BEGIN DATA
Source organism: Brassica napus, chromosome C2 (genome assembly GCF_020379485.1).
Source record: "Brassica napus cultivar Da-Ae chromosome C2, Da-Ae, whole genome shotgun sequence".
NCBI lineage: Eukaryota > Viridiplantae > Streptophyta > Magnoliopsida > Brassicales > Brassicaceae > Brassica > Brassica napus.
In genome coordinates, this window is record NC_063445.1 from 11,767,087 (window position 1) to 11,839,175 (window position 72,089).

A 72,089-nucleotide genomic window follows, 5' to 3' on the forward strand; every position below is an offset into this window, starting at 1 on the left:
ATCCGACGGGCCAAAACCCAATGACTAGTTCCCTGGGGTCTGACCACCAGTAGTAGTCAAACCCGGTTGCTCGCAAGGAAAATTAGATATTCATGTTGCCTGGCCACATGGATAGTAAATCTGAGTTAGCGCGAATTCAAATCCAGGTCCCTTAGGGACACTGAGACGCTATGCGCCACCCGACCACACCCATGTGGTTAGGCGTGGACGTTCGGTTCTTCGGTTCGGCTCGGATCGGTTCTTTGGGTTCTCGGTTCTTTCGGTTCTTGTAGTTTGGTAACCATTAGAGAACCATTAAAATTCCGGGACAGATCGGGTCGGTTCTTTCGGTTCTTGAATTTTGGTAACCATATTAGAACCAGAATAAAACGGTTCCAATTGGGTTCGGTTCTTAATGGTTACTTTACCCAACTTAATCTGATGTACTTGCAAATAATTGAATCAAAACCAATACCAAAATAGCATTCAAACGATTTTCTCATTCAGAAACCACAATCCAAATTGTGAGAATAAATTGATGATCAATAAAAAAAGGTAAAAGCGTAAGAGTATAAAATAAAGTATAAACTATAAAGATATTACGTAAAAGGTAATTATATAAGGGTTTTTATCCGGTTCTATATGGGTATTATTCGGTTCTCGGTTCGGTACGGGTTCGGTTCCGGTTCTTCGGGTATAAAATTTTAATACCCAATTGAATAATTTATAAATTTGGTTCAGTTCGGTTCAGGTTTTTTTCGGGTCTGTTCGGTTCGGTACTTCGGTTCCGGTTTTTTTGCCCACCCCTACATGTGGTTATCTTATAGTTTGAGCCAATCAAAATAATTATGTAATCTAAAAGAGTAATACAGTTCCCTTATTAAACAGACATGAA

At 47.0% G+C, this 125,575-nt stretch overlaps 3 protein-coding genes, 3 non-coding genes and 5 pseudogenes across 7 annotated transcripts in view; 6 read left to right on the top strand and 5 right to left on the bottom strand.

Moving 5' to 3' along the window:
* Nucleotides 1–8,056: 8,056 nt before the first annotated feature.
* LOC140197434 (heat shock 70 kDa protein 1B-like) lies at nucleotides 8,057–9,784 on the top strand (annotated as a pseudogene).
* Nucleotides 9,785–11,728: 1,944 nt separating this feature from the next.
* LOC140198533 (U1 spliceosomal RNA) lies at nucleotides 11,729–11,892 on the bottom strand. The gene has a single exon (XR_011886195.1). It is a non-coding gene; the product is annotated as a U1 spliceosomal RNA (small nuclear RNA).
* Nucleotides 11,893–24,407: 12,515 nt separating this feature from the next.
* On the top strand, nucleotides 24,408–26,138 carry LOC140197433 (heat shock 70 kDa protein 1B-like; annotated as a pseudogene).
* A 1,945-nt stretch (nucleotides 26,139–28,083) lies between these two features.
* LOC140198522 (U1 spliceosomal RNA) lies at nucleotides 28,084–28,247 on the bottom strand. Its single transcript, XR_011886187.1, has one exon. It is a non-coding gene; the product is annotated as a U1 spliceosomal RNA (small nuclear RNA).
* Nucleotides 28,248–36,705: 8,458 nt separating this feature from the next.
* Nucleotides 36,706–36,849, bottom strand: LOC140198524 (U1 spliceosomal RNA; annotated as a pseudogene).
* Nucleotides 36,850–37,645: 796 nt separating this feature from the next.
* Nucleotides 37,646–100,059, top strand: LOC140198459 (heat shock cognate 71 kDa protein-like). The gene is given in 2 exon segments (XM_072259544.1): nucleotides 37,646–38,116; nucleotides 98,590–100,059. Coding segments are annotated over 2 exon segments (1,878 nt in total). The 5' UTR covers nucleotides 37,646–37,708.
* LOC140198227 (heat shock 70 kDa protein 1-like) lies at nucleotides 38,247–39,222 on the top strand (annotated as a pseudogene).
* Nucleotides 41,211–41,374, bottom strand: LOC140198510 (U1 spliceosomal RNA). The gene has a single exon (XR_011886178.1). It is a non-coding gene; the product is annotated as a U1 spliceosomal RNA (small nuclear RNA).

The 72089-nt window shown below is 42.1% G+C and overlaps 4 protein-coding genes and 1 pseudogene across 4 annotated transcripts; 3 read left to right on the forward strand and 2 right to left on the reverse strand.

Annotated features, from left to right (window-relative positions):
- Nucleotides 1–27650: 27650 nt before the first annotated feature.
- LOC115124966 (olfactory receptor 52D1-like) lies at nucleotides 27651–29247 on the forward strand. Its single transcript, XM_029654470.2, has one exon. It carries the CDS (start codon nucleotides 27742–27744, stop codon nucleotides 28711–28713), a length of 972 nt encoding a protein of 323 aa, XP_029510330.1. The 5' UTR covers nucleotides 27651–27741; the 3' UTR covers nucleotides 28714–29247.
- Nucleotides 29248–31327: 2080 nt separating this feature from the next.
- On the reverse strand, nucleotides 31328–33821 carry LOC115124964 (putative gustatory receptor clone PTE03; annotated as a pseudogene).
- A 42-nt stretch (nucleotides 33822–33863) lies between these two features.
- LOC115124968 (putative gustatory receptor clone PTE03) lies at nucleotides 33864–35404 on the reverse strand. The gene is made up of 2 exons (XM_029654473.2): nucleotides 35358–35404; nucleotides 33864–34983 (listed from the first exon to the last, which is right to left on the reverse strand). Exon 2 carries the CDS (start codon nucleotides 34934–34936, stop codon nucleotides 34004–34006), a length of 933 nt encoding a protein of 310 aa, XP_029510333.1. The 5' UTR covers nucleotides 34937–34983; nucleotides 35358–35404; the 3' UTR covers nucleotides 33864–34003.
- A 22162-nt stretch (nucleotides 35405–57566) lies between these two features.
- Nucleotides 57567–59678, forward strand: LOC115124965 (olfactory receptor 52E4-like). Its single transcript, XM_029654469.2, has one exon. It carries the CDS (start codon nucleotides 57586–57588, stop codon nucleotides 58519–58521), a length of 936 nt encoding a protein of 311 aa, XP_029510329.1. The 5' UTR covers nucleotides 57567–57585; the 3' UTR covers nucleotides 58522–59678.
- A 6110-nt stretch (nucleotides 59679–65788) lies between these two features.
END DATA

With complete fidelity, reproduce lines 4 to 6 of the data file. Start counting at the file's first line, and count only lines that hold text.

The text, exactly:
In genome coordinates, this window is record NC_063445.1 from 11,767,087 (window position 1) to 11,839,175 (window position 72,089).

A 72,089-nucleotide genomic window follows, 5' to 3' on the forward strand; every position below is an offset into this window, starting at 1 on the left:
ATCCGACGGGCCAAAACCCAATGACTAGTTCCCTGGGGTCTGACCACCAGTAGTAGTCAAACCCGGTTGCTCGCAAGGAAAATTAGATATTCATGTTGCCTGGCCACATGGATAGTAAATCTGAGTTAGCGCGAATTCAAATCCAGGTCCCTTAGGGACACTGAGACGCTATGCGCCACCCGACCACACCCATGTGGTTAGGCGTGGACGTTCGGTTCTTCGGTTCGGCTCGGATCGGTTCTTTGGGTTCTCGGTTCTTTCGGTTCTTGTAGTTTGGTAACCATTAGAGAACCATTAAAATTCCGGGACAGATCGGGTCGGTTCTTTCGGTTCTTGAATTTTGGTAACCATATTAGAACCAGAATAAAACGGTTCCAATTGGGTTCGGTTCTTAATGGTTACTTTACCCAACTTAATCTGATGTACTTGCAAATAATTGAATCAAAACCAATACCAAAATAGCATTCAAACGATTTTCTCATTCAGAAACCACAATCCAAATTGTGAGAATAAATTGATGATCAATAAAAAAAGGTAAAAGCGTAAGAGTATAAAATAAAGTATAAACTATAAAGATATTACGTAAAAGGTAATTATATAAGGGTTTTTATCCGGTTCTATATGGGTATTATTCGGTTCTCGGTTCGGTACGGGTTCGGTTCCGGTTCTTCGGGTATAAAATTTTAATACCCAATTGAATAATTTATAAATTTGGTTCAGTTCGGTTCAGGTTTTTTTCGGGTCTGTTCGGTTCGGTACTTCGGTTCCGGTTTTTTTGCCCACCCCTACATGTGGTTATCTTATAGTTTGAGCCAATCAAAATAATTATGTAATCTAAAAGAGTAATACAGTTCCCTTATTAAACAGACATGAA